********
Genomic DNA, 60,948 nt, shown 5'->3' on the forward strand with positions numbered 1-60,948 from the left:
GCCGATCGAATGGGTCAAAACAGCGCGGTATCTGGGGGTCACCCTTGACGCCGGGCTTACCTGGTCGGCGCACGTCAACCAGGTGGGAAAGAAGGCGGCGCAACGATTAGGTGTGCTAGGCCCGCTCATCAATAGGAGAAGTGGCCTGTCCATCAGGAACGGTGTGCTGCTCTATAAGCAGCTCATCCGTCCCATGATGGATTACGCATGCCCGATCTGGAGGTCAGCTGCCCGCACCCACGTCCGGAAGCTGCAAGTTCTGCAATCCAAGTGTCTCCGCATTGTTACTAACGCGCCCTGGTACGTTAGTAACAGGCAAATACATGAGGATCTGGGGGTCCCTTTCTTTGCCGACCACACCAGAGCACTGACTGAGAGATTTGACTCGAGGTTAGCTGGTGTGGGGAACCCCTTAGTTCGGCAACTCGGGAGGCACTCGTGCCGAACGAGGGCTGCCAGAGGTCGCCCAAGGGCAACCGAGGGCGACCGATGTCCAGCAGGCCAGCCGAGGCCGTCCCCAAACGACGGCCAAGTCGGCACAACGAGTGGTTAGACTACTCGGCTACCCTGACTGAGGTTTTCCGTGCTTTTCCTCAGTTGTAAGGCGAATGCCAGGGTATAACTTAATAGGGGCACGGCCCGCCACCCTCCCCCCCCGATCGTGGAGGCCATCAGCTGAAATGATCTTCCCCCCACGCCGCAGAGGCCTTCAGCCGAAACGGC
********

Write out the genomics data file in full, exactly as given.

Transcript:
Genomic DNA, 60,948 nt, shown 5'->3' on the forward strand with positions numbered 1-60,948 from the left:
GCCGATCGAATGGGTCAAAACAGCGCGGTATCTGGGGGTCACCCTTGACGCCGGGCTTACCTGGTCGGCGCACGTCAACCAGGTGGGAAAGAAGGCGGCGCAACGATTAGGTGTGCTAGGCCCGCTCATCAATAGGAGAAGTGGCCTGTCCATCAGGAACGGTGTGCTGCTCTATAAGCAGCTCATCCGTCCCATGATGGATTACGCATGCCCGATCTGGAGGTCAGCTGCCCGCACCCACGTCCGGAAGCTGCAAGTTCTGCAATCCAAGTGTCTCCGCATTGTTACTAACGCGCCCTGGTACGTTAGTAACAGGCAAATACATGAGGATCTGGGGGTCCCTTTCTTTGCCGACCACACCAGAGCACTGACTGAGAGATTTGACTCGAGGTTAGCTGGTGTGGGGAACCCCTTAGTTCGGCAACTCGGGAGGCACTCGTGCCGAACGAGGGCTGCCAGAGGTCGCCCAAGGGCAACCGAGGGCGACCGATGTCCAGCAGGCCAGCCGAGGCCGTCCCCAAACGACGGCCAAGTCGGCACAACGAGTGGTTAGACTACTCGGCTACCCTGACTGAGGTTTTCCGTGCTTTTCCTCAGTTGTAAGGCGAATGCCAGGGTATAACTTAATAGGGGCACGGCCCGCCACCCTCCCCCCCCGATCGTGGAGGCCATCAGCTGAAATGATCTTCCCCCCACGCCGCAGAGGCCTTCAGCCGAAACGGC